By Julia Rawlings-Bentham
With almost 60 per cent of Barbados’ population vaccinated against COVID-19, Government is moving towards the establishment of safe zones as it continues to battle the virus that has claimed 98 lives to date.
The creation of these zones will see health care workers being targetted in the first instance, followed by frontline workers, along with those in the tourism and education sectors.
Overtime, persons in the restaurant and entertainment sectors and places of worship will be included in the creation of safe zones.
This plan of action was revealed on Monday by Prime Minister Mia Amor Mottley during a virtual address to the nation from Ilaro Court, as she disclosed that a total of 142, 543 Barbadians were now vaccinated against COVID-19.
Noting that Government was maintaining its position against mandating vaccines, the Prime Minister said Government still had a duty to create a “safe place and a safe zone” for those who were vaccinated and did not wish to be infected by the virus.
The Prime Minister explained that officials were satisfied that they needed to start the process of creating safe zones where persons were either vaccinated or frequently tested.
“At the end of the day, what matters is that you are safe and not in a position to put each other at risk,” Ms. Mottley stated.
Such a process the Prime Minister said would see unvaccinated persons being tested weekly at Government’s expense, while vaccinated persons would be tested, but less frequently.
“The truth is that persons who are vaccinated will have a less frequent regime…. Persons who are vaccinated are less likely to catch it [COVID-19], and if they catch it, they are less likely to be contagious because it is not going to stay with them…,” Ms. Mottley said.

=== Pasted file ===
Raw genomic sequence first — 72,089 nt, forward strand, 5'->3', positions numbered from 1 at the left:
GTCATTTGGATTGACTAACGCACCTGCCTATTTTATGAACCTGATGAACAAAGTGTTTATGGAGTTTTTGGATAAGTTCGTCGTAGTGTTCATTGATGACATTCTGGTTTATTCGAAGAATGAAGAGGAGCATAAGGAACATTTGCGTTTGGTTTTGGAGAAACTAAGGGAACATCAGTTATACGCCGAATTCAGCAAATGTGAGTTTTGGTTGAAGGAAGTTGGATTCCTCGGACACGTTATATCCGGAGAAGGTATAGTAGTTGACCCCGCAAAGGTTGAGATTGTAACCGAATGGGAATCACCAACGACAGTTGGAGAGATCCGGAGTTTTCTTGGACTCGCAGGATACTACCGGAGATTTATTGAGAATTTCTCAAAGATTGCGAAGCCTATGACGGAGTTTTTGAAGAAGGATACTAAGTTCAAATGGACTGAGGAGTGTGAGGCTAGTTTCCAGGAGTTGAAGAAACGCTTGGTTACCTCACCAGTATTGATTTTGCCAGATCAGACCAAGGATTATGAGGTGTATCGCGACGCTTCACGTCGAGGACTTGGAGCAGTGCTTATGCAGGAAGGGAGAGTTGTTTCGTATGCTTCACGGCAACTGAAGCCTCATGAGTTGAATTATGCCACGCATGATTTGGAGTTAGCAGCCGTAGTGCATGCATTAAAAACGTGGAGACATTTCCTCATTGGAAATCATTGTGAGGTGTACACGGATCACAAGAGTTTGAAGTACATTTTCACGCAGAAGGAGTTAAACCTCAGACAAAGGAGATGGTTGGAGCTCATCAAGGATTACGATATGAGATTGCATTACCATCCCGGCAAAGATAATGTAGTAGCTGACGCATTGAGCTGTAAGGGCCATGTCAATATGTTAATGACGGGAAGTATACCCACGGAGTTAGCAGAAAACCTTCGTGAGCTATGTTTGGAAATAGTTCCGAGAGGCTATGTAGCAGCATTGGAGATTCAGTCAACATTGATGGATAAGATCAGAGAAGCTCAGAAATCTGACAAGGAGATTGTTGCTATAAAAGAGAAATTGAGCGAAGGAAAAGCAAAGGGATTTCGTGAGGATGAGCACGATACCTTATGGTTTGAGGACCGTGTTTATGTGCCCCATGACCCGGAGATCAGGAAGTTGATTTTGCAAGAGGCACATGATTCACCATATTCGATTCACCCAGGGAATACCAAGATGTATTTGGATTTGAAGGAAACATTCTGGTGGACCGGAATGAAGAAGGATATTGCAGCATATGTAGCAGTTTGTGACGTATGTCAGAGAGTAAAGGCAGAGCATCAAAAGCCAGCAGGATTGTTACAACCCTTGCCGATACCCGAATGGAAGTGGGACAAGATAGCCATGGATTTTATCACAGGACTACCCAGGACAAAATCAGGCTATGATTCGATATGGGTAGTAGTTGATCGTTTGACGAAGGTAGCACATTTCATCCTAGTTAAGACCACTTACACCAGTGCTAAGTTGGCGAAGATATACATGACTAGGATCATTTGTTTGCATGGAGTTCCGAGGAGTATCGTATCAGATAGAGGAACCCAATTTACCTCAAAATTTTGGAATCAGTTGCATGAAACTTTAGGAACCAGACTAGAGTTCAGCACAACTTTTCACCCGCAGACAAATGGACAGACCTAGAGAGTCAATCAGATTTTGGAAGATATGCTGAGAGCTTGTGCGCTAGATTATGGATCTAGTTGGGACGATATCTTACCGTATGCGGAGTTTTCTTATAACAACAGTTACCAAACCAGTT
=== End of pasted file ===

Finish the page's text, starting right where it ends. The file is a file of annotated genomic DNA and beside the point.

Ms. Mottley said the process of establishing safe zones would be led by the Ministry of Health and Wellness and done “in a series of bite sized chunks” as it continued to manage the overall situation in the country.
She added that in the first instance, Government would be seeking to protect the most vulnerable in society such as the elderly, those in nursing homes, the Geriatric Hospital, hospitals and those dependent on caregivers.
Ms. Mottley said the guidance notes which would be issued by the Ministry of Health and Wellness later this week would insist on testing for persons based on risk.
In health care institutions, high risk areas would include intensive care units, whether medical intensive care or surgical intensive care; the Accident and Emergency Department; the 24-hour urgent care at polyclinics, isolation facilities; swabbing centres; nursing homes and outpatient clinics.
“The Ministry of Health [and Wellness] has indicated that those are the high risk areas, and… it is anticipated that unvaccinated persons…in these high risk areas will have to be tested at least once a week, in order to ensure that we are taking care of those we have to take care of,” she outlined.
Meanwhile, the Prime Minister urged persons to continue the discussions and dialogue surrounding the vaccine hesitancy, particularly as there were still people who were nervous about receiving the jab.